Breast Cancer: 10 Common Misconceptions
By Sheryl Kraft
Pink is swirling all around this month. You can't help but notice that. And I'd be burying my head in the sand if I didn't acknowledge that it is, after all, breast cancer awareness month. This photo was taken a few weeks ago when my 25-year-old son, Jonathan, ran in the Race for the Cure in Central Park. When I spotted him coming around the bend, I unexpectedly burst into uncontrollable tears!
But really, every month is about breast cancer; it's never far from my consciousness. I'm reminded of how the disease touched me when I get dressed every morning. I'm reminded how the disease steals lives when, each January and October, I would have been toasting to another year growing old together with my two closest friends who are no longer in this world because they were part of the cruel statistics. I'm reminded that, despite lots of advances in medical screening, diagnosis and treatment, 12.15% of women born today will be diagnosed with breast cancer at some time during their lifetime.
There is increased awareness and increased knowledge for sure. But with that, confusion and misinformation still circulate around the issue. Here are some common misconceptions:
- Breast pain is a symptom of breast cancer. That's rarely the case; breast cancer, especially early breast cancer, usually does not cause pain and may exhibit no noticeable symptoms. Most aches, pains or tenderness can be attributed to things like fibrocystic breast changes and the rise and fall of hormones, or a benign fluid-filled sac (a cyst), which can feel firm or squishy and can be aspirated by a doctor to withdraw the fluid causing the pain.
- You're only at risk if breast cancer runs in your family. Only 5 to 10 percent of all breast cancers are hereditary due to mutations in genes associated with the disease. These mutations are more common among certain geographic or ethnic groups, like people of Ashkenazi (central or eastern European) Jewish descent and people of Norwegian, Icelandic or Dutch ancestry. Because they have a shared ancestry over many generations, particular genetic changes can occur more frequently in these groups.
- Monthly self-exams don't make a difference. Despite recent advice discounting the importance of regular breast checks, many experts still believe in them. Mammography, clinical exams, MRIs: they're reliable screening methods, yet none of them is perfect, so it's wise to increase your chance of early detection by becoming familiar with your own breasts and reporting any changes, like lumps, swelling, dimpling or discharge to your doctor.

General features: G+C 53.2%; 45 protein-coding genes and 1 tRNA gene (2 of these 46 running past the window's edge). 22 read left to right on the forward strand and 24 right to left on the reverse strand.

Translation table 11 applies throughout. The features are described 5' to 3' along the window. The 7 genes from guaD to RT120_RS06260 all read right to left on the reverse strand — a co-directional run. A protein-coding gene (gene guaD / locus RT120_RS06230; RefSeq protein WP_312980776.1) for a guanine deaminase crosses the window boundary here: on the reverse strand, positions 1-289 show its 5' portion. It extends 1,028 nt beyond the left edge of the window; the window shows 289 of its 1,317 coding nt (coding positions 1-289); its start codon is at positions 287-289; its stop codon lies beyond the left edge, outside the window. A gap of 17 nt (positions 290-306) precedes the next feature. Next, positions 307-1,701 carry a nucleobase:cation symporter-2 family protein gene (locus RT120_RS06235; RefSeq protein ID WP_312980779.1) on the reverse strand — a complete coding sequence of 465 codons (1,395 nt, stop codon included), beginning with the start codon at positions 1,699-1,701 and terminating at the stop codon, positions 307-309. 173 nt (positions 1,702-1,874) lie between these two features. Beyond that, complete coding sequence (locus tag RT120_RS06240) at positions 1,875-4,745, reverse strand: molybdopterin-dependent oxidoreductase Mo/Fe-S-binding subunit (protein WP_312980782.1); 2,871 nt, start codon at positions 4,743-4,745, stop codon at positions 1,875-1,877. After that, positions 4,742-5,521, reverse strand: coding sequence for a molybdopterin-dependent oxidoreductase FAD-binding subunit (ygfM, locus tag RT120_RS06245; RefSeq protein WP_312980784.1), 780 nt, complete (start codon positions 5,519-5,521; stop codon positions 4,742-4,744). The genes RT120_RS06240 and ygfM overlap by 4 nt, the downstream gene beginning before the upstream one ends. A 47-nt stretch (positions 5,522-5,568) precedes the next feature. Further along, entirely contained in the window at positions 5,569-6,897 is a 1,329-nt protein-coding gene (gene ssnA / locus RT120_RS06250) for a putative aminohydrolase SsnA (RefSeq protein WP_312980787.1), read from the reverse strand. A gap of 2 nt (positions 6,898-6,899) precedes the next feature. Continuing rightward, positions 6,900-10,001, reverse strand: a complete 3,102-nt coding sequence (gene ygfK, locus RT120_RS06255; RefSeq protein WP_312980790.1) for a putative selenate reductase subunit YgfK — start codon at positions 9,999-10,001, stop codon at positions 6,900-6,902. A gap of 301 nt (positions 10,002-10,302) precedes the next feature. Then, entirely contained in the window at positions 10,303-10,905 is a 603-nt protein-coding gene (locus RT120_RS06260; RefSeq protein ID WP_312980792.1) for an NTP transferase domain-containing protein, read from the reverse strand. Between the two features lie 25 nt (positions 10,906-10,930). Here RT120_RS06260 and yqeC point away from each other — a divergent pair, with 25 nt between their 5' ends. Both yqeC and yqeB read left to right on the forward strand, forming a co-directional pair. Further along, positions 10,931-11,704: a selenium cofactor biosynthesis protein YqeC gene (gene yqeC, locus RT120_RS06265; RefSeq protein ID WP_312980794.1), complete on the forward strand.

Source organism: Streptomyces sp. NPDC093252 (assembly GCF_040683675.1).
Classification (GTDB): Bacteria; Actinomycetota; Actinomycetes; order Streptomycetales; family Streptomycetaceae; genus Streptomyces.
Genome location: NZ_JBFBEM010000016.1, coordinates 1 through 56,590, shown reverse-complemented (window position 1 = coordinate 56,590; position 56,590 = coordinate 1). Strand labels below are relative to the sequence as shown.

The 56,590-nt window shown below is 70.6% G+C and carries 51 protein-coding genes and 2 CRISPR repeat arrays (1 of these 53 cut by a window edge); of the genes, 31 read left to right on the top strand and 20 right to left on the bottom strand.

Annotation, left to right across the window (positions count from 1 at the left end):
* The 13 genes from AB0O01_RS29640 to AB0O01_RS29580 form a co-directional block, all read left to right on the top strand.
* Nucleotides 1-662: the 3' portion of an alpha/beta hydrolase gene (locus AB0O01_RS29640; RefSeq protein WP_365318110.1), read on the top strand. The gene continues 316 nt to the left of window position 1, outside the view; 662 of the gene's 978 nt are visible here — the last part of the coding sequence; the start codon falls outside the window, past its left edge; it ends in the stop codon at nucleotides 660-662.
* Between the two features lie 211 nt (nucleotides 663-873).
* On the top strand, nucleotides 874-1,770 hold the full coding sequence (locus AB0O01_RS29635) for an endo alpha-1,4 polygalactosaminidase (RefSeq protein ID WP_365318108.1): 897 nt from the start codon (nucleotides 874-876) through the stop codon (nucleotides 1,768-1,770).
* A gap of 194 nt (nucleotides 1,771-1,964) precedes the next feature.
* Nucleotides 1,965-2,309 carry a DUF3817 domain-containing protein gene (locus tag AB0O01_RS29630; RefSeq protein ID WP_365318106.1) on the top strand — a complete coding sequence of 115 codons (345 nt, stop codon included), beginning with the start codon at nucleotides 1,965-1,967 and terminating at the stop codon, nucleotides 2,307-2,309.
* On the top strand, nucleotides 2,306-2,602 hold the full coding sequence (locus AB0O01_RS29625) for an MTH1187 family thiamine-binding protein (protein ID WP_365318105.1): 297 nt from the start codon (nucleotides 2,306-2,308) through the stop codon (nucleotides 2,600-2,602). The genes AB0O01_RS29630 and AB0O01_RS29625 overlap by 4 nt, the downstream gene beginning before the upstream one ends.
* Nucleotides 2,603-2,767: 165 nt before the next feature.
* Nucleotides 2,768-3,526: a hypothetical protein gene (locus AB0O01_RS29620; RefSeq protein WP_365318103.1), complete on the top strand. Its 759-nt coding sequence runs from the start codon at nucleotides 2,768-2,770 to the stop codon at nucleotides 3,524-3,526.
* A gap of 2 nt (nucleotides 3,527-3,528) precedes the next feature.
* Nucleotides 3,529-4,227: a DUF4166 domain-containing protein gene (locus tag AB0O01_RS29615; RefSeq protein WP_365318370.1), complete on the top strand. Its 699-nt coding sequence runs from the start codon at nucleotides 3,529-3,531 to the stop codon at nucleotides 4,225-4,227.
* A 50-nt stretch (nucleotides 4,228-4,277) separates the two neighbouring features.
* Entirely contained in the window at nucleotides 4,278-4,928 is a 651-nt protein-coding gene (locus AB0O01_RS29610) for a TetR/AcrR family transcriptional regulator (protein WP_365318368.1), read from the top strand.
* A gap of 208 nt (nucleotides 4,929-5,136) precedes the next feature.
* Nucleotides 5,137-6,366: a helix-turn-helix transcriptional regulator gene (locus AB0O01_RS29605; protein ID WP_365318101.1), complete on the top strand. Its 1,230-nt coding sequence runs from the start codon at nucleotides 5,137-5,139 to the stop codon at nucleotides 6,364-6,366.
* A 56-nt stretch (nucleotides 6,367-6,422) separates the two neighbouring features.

- Tight, underwire bras cause breast cancer. This myth started with a husband and wife medical anthropologist team claiming that by wearing tight-fitting bras all day, every day, women inhibited lymphatic drainage, thus causing toxins to become trapped in breast tissue. But scientists discounted this theory in its failure to exclude confounding variables such as the presence in some women of known risk factors for breast cancer such as family history, hormones, age, weight, exercise levels, giving birth over the age of 30 or not having had children.
- Only women get breast cancer. Although women do account for the vast majority of breast cancers, men are susceptible, too. With men, their cancers are usually linked to a strong family history or genetic causes and are usually seen in later stages, since men are not typically screened for breast cancer.
- Older women don't need to get mammograms. Since the incidence of breast cancer increases with age, older women should get mammograms indefinitely. The highest incidence of the disease is in women in their 70s. The risk is approximately 1 in 23 for a woman in her 30s; rising to 1 in 8 by the time she is 85.
- Wearing antiperspirant causes breast cancer. Parabens, which are used as preservatives in some antiperspirants, do have weak estrogen-like properties. One small study found parabens in samples of tissue from human breast tumors but failed to analyze healthy breast tissue or tissues from other areas of the body (thus failing to demonstrate that parabens are found only in cancerous breast tissue). Subsequent studies have been unable to make a definite connection between parabens and breast cancer. The American Cancer Society says that more research is needed to study this issue.
- A lump is the only sign of breast cancer. While a lump may indicate breast cancer or other benign breast conditions, there are other changes that could indicate cancer, like skin irritation or dimpling; swelling, nipple retraction or discharge (other than breast milk); redness, scaliness, or thickening of the nipple or breast skin. Lymph nodes under the arm might swell if the cancer has already spread before a tumor in the breast is even large enough to be felt. And a mammogram can pick up a cancer before any symptom is felt or seen at all.
- Only your mother's family history of breast cancer is important. Your father's family history is just as important, especially the women on his side of the family. And other cancers in men, like early-onset prostate or colon cancers should be considered when assessing your risk, too.
- Women with lumpy, fibrocystic breasts are more at risk. Once thought a factor in increasing your risk, it is no longer seen as a connection. Lumpy breasts do, however, make it more difficult to differentiate normal tissue from cancerous tissue, so ask your doctor if you might be helped further by adding an ultrasound to your mammogram screenings.
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